ASEAN Business Advisory Council Philippines chairman Joey Concepcion, Century Pacific Food’s executive chairman Chris Po and chairman emeritus Ricardo Po, together with Malaysia Prime Minister Mahathir bin Mohamad.
ASEAN BAC also recently signed an agreement with Singapore Polytechnic to bring an online entrepreneurship program to universities and colleges across the region. The Philippines will be the first to implement the program which aims to prepare the youth for the fourth industrial revolution. I am sure that this is a game-changer that other countries can also adopt in the future.
Likewise, Vietnam has confirmed to host the next ASEAN Agriculture Summit which the Philippines organized that past two years. We will co-chair it with them. Additionally, Philippines will also launch the ASEAN Tourism Summit in 2019, with Thailand as the co-chair.
AMEN is operating as we had envisioned. Programs are being shared across the region in order to create a stronger network of entrepreneurs that will help our micro, small and medium enterprises scale up.
I want to thank my fellow ASEAN BAC Philippines council members Tessie Sy-Coson and George Barcelon, who, despite their busy schedules, made an effort to be at our events and engagements, both local and international. In addition, Tessie initiated the donation of ASEAN BAC Philippines to Indonesia in response to the recent calamity that hit the country. In my two years serving the council, I understand that the key to ASEAN integration is relationship and trust. Gestures like these will further solidify relationships and build greater trust among countries.
We congratulate Singapore and Robert Yap and his team for successfully hosting ASEAN in their country. As Thailand takes over the chairmanship, we promise to continue to work together with them and seek further assistance on how to boost our tourism and agriculture.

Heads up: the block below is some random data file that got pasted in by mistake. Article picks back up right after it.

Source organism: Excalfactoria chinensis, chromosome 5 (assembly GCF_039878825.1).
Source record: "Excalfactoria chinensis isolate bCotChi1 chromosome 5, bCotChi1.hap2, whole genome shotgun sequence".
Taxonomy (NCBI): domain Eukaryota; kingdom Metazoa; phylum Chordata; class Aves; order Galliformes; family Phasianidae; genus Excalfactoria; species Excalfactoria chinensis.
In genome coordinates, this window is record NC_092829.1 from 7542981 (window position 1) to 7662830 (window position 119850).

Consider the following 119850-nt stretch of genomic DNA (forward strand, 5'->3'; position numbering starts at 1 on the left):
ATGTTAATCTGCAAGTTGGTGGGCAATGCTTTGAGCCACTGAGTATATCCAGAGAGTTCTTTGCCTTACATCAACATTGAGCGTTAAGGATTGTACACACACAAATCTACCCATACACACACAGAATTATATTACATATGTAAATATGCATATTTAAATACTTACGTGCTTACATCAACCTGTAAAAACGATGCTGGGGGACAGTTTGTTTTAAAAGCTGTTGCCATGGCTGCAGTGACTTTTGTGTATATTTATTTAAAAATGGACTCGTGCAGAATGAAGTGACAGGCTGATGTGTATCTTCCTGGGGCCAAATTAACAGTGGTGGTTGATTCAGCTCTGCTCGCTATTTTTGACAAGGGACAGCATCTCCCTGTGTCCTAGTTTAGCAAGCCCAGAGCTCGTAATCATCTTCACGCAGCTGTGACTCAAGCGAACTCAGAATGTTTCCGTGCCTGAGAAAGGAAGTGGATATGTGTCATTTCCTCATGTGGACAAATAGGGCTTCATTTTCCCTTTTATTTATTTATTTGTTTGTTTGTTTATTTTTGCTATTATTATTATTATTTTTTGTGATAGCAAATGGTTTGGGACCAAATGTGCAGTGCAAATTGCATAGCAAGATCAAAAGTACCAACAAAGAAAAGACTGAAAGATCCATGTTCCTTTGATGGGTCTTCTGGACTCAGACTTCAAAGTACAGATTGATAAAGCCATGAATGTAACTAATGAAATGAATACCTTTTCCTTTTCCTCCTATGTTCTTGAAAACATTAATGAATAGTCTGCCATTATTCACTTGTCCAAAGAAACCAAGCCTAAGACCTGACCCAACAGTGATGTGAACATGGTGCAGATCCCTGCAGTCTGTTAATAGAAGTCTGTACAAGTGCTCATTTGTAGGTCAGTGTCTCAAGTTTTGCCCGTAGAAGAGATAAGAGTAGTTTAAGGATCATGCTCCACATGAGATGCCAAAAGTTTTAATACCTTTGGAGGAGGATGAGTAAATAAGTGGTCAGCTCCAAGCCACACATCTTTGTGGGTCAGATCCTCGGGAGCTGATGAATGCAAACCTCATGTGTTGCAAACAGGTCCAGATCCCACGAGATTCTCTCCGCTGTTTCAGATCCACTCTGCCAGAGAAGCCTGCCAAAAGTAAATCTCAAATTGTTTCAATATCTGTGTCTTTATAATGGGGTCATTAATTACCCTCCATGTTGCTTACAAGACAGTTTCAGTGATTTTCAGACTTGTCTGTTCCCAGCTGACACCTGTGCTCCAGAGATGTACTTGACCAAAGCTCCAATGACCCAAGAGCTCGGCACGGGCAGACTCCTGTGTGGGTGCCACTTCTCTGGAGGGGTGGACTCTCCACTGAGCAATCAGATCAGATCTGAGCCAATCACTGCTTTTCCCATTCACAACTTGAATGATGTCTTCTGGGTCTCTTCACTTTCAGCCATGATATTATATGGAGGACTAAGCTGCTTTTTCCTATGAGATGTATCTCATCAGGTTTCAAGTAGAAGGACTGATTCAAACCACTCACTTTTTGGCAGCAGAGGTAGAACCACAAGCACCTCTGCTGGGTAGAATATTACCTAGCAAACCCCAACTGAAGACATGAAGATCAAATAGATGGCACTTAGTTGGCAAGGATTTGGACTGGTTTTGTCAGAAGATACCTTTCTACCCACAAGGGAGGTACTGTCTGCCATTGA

The Philippine Finalists for the ASEAN Business Awards 2018 to be held at Singapore in November 12, 2018.
Last year, when we hosted the 50th ASEAN Anniversary, 47 companies and entrepreneurs from the countries in the ASEAN region was brought into spotlight as they were commended under different categories in the ASEAN Business Awards (ABA). This year, as Singapore chairs the ASEAN, ASEAN Business Advisory Council (ASEAN BAC) will once again recognize companies in the region who have shown exemplary growth and success not only in their countries but also within and beyond the region. Adding to the standard categories is the Family Business Award which aims to recognize outstanding multi-generational family businesses that have sustainable business models and made a significant impact in the ASEAN community.
Since its inception, ABA has become an opportunity for us to showcase Filipino businesses that have navigated their way to success thus becoming significant partners and contributors to regional prosperity.
Last October 18, alongside the gala dinner of the Philippine Business Conference and Expo of the Philippine Chamber of Commerce and Industry, ASEAN BAC Philippines named the 2018 Philippine Finalists to the ABA 2018!